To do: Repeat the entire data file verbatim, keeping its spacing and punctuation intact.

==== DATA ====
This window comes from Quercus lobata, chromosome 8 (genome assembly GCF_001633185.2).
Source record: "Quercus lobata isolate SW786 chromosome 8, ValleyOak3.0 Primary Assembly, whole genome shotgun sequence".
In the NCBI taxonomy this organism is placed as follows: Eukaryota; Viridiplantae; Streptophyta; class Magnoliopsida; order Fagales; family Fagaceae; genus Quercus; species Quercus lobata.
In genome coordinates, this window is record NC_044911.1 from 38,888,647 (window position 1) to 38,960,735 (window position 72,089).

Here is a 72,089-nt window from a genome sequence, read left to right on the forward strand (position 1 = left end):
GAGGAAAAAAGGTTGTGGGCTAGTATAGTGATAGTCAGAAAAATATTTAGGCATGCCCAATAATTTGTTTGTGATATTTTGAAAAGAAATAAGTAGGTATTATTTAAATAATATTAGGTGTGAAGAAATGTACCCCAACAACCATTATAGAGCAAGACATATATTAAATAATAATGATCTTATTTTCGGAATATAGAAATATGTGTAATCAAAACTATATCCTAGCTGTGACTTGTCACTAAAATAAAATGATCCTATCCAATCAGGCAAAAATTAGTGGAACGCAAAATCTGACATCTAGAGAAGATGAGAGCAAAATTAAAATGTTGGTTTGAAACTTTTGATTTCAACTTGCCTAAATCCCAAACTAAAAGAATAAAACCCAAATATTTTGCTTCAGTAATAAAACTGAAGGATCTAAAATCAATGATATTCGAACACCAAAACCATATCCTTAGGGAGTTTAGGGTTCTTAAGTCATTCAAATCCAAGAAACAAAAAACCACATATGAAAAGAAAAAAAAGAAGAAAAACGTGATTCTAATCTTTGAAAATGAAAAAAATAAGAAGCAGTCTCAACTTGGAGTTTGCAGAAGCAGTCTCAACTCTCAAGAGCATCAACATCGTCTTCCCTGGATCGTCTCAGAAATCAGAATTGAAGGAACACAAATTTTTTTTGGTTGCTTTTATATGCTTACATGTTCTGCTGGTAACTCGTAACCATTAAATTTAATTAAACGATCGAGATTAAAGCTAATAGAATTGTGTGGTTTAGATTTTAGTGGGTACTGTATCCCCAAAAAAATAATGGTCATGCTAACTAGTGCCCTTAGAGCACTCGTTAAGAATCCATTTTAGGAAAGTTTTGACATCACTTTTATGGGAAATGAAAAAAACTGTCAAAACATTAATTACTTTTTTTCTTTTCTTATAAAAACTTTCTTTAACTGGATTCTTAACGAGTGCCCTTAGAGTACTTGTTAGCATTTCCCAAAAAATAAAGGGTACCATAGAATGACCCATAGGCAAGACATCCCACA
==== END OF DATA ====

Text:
This window comes from Quercus lobata, chromosome 8 (genome assembly GCF_001633185.2).
Source record: "Quercus lobata isolate SW786 chromosome 8, ValleyOak3.0 Primary Assembly, whole genome shotgun sequence".
In the NCBI taxonomy this organism is placed as follows: Eukaryota; Viridiplantae; Streptophyta; class Magnoliopsida; order Fagales; family Fagaceae; genus Quercus; species Quercus lobata.
In genome coordinates, this window is record NC_044911.1 from 38,888,647 (window position 1) to 38,960,735 (window position 72,089).

Here is a 72,089-nt window from a genome sequence, read left to right on the forward strand (position 1 = left end):
GAGGAAAAAAGGTTGTGGGCTAGTATAGTGATAGTCAGAAAAATATTTAGGCATGCCCAATAATTTGTTTGTGATATTTTGAAAAGAAATAAGTAGGTATTATTTAAATAATATTAGGTGTGAAGAAATGTACCCCAACAACCATTATAGAGCAAGACATATATTAAATAATAATGATCTTATTTTCGGAATATAGAAATATGTGTAATCAAAACTATATCCTAGCTGTGACTTGTCACTAAAATAAAATGATCCTATCCAATCAGGCAAAAATTAGTGGAACGCAAAATCTGACATCTAGAGAAGATGAGAGCAAAATTAAAATGTTGGTTTGAAACTTTTGATTTCAACTTGCCTAAATCCCAAACTAAAAGAATAAAACCCAAATATTTTGCTTCAGTAATAAAACTGAAGGATCTAAAATCAATGATATTCGAACACCAAAACCATATCCTTAGGGAGTTTAGGGTTCTTAAGTCATTCAAATCCAAGAAACAAAAAACCACATATGAAAAGAAAAAAAAGAAGAAAAACGTGATTCTAATCTTTGAAAATGAAAAAAATAAGAAGCAGTCTCAACTTGGAGTTTGCAGAAGCAGTCTCAACTCTCAAGAGCATCAACATCGTCTTCCCTGGATCGTCTCAGAAATCAGAATTGAAGGAACACAAATTTTTTTTGGTTGCTTTTATATGCTTACATGTTCTGCTGGTAACTCGTAACCATTAAATTTAATTAAACGATCGAGATTAAAGCTAATAGAATTGTGTGGTTTAGATTTTAGTGGGTACTGTATCCCCAAAAAAATAATGGTCATGCTAACTAGTGCCCTTAGAGCACTCGTTAAGAATCCATTTTAGGAAAGTTTTGACATCACTTTTATGGGAAATGAAAAAAACTGTCAAAACATTAATTACTTTTTTTCTTTTCTTATAAAAACTTTCTTTAACTGGATTCTTAACGAGTGCCCTTAGAGTACTTGTTAGCATTTCCCAAAAAATAAAGGGTACCATAGAATGACCCATAGGCAAGACATCCCACA